‘I like to stop here as long as you are here,’ Emily said, in a low voice. ‘That is all I meant.’
’Then we’re all of one mind, I don’t want to go back to London. If you don’t find me in your way, I shall be delighted to stay.’
‘Of course,’ said Julia, ’we poor country folk can hardly hope to amuse you.’
‘I don’t know about that!’ exclaimed Emily. ’Where would he find any one to play and sing to him in the evenings as you can?’
The conversation paused, and all were happier that morning, though none knew why. Days passed, desultory and sweet, and with a pile of books about him, he lay in a long cane chair under the trees; then the book would drop on his knees, and blowing smoke in curling wreaths, he lost himself in dramatic meditations. It was pleasant to see that Emily had grown innocently, childishly fond of her cousin, and her fondness expressed itself in a number of pretty ways. ’Now, Hubert, Hubert, get out of my way,’ she would say, feigning a charming petulance; or she would come and drag him out of his chair, saying, ’Come, Hubert, I can’t allow you to lie there any longer; I have to go to South Water, and want you to come with me?’
And walking together, they seemed like an Italian greyhound and a tall, shaggy setter.
A cloud only appeared on Emily’s face when Julia spoke of their departure. Julia had proposed that they should leave at the end of the month, and Emily had consented to this arrangement. The end of the month had appeared to her indefinitely distant, but three weeks of the subscribed time had passed, and signs of departure had become more numerous and more peremptory. Allusion had been made to the laundress, and Julia had asked Emily if she could get all her things into a single box; if not, they would have to send to Brighton for another. Emily had no notion of what her box would hold, and she showed little disposition to count her dresses or put her linen in order. She seemed entirely taken up thinking what books, what pictures, what china she could take away. She would like to have this bookcase, and might she not take the wardrobe from her own room? and she had known the clock all her life, and it did seem so hard to part with it.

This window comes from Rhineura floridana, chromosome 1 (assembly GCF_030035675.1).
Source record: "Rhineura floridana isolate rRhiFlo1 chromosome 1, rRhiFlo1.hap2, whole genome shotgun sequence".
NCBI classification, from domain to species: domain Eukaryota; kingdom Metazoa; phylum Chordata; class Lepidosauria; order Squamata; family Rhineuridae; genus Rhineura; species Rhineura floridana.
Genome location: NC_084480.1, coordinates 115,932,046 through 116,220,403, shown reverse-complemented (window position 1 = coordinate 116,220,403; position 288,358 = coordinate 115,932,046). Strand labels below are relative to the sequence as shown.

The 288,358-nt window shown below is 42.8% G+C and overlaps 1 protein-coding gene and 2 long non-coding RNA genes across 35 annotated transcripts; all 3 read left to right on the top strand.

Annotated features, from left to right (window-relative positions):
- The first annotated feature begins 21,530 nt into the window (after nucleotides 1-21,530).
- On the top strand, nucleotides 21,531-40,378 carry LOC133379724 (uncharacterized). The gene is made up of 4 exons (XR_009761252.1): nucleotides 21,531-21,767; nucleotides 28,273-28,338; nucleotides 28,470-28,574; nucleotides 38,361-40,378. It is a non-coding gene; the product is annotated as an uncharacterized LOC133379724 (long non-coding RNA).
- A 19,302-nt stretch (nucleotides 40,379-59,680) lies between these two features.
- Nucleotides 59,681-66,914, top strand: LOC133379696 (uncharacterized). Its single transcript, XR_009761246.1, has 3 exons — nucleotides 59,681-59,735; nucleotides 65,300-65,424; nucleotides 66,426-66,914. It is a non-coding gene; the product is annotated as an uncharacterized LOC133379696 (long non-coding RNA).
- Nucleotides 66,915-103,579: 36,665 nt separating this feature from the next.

’My dear girl, all these things belong to Mr. Price; you really cannot take them away without asking him.’
‘But he won’t refuse; he’ll let me have anything I like.’
’He can’t very well refuse, so I think it would be nicer on your part not to ask for anything.’
’I must have some of these things: I want to make the house we are going to live in, in London, look as much like Ashwood as possible.’
‘You’d like to take the whole house with you if you could.’
‘Yes; I think I should.’ And Emily turned and looked vaguely up and down the passage. ‘I wonder if he’d give me the picture of the windmill?’
‘The landing would look very bare without it.’